Autism in the News (as seen in the Boston Globe on 4/10/06)

The rise in autism may reflect better diagnosis, not epidemic.

According to a study released in the April 2006 issue of Pediatrics, the rise in autism cases may not be evidence of an epidemic, but may reflect better diagnosis of autism by schools. The study revealed that the number of children classified by US special education programs as mentally retarded or learning disabled has declined in tandem with the rise in autism cases between 1994 and 2003, suggesting a switch of diagnoses.

The average prevalence of autism cases among 6-11 year olds enrolled in special education programs increased from 0.6 per 1000 students in 1994 to 3.1 per 1000 students in 2003. During the same period, diagnoses of mental retardation decreased by 2.8 per 1000 students, and diagnoses of learning disabilities dropped by 8.3 per 1000 students.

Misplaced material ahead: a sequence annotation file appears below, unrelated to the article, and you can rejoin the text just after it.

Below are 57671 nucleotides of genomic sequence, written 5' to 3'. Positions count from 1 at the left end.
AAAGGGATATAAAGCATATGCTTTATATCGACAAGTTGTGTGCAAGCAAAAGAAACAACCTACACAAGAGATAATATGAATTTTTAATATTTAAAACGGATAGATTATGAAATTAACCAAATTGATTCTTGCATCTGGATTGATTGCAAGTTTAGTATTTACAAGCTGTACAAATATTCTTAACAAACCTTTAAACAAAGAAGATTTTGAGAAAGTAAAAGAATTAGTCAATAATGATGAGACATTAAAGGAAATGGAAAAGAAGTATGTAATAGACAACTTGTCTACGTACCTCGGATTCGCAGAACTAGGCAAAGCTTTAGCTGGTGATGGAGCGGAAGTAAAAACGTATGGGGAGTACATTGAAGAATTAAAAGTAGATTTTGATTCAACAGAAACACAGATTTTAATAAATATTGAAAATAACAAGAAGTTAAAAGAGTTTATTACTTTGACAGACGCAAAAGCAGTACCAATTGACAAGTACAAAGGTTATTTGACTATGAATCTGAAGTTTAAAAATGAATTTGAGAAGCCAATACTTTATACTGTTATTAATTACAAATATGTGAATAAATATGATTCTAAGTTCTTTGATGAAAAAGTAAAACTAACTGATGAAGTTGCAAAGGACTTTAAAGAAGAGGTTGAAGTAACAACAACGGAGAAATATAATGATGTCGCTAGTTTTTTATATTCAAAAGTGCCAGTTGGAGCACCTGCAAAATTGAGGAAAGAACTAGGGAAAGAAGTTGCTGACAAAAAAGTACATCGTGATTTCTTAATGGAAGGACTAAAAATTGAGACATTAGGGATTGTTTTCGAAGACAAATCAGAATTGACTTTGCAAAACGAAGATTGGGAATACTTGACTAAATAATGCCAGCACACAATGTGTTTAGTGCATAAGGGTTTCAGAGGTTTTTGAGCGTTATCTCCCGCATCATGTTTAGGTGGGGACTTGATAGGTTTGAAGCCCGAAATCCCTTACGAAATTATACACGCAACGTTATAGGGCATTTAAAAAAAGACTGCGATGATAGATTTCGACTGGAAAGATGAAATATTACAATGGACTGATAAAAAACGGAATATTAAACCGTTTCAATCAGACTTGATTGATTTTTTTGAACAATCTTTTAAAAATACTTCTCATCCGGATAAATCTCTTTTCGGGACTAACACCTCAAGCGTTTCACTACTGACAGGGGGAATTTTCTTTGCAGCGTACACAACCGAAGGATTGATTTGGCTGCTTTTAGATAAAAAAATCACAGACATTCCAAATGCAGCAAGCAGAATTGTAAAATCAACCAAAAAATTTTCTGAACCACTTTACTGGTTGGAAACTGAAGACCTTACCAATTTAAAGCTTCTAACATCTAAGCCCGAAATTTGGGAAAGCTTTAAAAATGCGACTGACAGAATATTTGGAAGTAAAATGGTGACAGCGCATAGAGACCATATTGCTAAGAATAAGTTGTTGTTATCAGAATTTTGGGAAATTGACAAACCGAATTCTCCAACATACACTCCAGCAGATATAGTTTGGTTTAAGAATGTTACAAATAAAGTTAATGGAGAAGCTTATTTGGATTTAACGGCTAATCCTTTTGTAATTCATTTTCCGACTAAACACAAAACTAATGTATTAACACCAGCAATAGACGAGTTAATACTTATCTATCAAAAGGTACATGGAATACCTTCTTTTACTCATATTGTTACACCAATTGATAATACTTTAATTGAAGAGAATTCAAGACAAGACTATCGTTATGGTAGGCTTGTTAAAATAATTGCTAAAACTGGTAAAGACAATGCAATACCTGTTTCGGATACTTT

While there is clearly a need for more studies into the possible roles of genetic susceptibility and environmental triggers in autism, this research suggests that the past decade's rise in autism cases may have been more of a labeling issue.

www.pediatrics.org/cgi/doi/10.1542/peds.2005-1516